My struggle with reading has been the cause of some stress in my life, especially this past week with the holiday weekend and our family Labor Day camping trip cutting into my time. However, I did take books with me and I did kick back with a hot cup of coffee brewed in the percolator over the campfire with a book in my hand in my zero-gravity lounge chair and loved every second of it.

Since I work as a substitute para for the school district here (and they are in severe need of substitutes) I have had to use lots of edge time to get my reading done. I have taken the suggestion of several others and started to carry books with me everywhere I go. I read on my lunch break, I read in the mornings after taking my daughter to school on days that I don’t work. I read for 20 or 30 minutes at a time while I wait for my daughter to get out of dance lessons or while I’m waiting at an appointment. Then, there are times that I can’t stop reading and find myself finishing a chapter book in just a few hours.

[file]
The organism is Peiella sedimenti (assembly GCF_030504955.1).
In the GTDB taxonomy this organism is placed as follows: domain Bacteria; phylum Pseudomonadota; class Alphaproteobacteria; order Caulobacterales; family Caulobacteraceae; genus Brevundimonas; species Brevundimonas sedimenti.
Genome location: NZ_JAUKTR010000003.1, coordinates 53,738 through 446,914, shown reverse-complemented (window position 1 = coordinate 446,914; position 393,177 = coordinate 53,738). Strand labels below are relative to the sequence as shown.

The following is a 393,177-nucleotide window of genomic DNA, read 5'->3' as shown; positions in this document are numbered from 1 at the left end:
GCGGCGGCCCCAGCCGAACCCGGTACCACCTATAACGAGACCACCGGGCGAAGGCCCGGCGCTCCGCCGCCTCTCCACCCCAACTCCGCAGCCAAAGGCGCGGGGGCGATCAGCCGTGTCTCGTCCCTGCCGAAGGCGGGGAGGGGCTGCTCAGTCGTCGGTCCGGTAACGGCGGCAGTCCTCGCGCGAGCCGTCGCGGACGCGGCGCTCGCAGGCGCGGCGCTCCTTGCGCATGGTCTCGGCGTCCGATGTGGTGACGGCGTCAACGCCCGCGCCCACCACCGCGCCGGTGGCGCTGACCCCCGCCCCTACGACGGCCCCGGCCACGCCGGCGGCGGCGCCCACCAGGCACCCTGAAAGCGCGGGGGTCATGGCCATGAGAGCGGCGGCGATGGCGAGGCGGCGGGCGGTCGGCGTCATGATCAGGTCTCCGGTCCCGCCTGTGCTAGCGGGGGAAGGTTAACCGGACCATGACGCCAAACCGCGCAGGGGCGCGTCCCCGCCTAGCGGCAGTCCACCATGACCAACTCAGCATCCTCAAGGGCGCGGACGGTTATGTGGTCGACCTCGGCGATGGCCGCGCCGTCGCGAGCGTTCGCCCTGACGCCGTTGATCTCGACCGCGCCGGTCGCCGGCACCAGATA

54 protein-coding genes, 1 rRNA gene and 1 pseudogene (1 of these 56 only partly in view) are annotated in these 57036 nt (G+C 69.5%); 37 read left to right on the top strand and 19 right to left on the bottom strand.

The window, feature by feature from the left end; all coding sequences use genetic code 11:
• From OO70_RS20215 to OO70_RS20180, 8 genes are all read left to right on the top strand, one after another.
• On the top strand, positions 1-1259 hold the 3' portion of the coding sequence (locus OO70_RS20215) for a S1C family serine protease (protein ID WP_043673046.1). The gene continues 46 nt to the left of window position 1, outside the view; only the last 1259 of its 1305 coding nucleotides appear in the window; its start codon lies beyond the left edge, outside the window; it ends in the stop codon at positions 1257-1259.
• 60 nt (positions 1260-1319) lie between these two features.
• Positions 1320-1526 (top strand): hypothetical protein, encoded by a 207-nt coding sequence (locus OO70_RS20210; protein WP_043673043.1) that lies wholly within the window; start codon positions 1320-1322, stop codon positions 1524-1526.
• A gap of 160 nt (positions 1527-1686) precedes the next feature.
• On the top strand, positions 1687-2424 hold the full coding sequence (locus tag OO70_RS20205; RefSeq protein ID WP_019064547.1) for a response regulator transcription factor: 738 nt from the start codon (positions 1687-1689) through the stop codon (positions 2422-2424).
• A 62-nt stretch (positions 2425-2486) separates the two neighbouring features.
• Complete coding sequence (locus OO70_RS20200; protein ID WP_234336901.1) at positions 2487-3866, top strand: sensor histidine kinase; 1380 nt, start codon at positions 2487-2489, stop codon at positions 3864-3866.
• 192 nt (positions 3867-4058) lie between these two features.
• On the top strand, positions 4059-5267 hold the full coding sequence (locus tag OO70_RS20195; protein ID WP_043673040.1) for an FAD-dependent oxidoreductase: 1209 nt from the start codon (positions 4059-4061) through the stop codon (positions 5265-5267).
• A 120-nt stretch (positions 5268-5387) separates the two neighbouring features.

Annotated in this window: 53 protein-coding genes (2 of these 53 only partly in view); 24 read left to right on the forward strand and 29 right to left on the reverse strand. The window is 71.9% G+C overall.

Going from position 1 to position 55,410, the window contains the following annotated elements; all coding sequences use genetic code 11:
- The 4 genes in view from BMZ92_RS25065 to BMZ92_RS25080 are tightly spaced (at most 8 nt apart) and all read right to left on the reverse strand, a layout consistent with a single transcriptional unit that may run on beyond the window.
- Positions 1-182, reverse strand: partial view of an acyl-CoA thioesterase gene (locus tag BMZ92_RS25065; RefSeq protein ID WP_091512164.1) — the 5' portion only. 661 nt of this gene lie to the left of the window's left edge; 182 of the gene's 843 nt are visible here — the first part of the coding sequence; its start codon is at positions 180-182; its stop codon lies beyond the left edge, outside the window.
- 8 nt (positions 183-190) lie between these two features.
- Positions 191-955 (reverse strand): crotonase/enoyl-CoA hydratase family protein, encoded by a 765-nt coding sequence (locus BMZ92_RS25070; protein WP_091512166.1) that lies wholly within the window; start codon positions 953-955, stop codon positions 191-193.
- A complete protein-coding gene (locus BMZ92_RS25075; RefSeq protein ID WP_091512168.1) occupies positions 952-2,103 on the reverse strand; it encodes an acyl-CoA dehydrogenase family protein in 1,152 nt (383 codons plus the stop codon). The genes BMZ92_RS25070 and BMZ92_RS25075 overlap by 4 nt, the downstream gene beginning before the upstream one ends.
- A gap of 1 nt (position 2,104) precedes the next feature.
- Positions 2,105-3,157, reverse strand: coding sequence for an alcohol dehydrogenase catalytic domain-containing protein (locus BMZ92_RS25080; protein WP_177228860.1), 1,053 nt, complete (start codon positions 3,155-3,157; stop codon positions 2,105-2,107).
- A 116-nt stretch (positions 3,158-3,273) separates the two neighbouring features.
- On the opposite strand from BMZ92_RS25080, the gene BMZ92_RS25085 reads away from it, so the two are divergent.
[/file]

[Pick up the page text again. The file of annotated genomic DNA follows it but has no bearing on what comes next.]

Last week I read about 12 books, only 4 or 5 of which were picture books so I feel I am accomplishing a lot in the 4 hours of reading that has been assigned each week. However, I think I could possibly maximize this if I were to purchase some books on my Kindle app and maybe download some books on audio through Audible or one of those apps.

The major obstacle I’ve had to overcome in my reading time is distractions. Distractions from kids, distractions from my significant other feeling that as soon as I sit down to read he should strike up a conversation with me, distractions from the dogs and even worse, the kitten who loves to lay right on top of my book or laptop…grrr. I find the most peaceful time for me to read are those days when I am home alone and can lock myself in the bedroom and lay on the bed and read.

Although I feel I’ve done fairly well finding a balance between my hectic schedule and reading time, I hope to improve on the quality of time I have to read as well as how much reading I can get done each week.

 

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time by Sean MacEntee is licensed under CC by 2.0

 

Non-Fiction Picture Book Challenge: All About Animals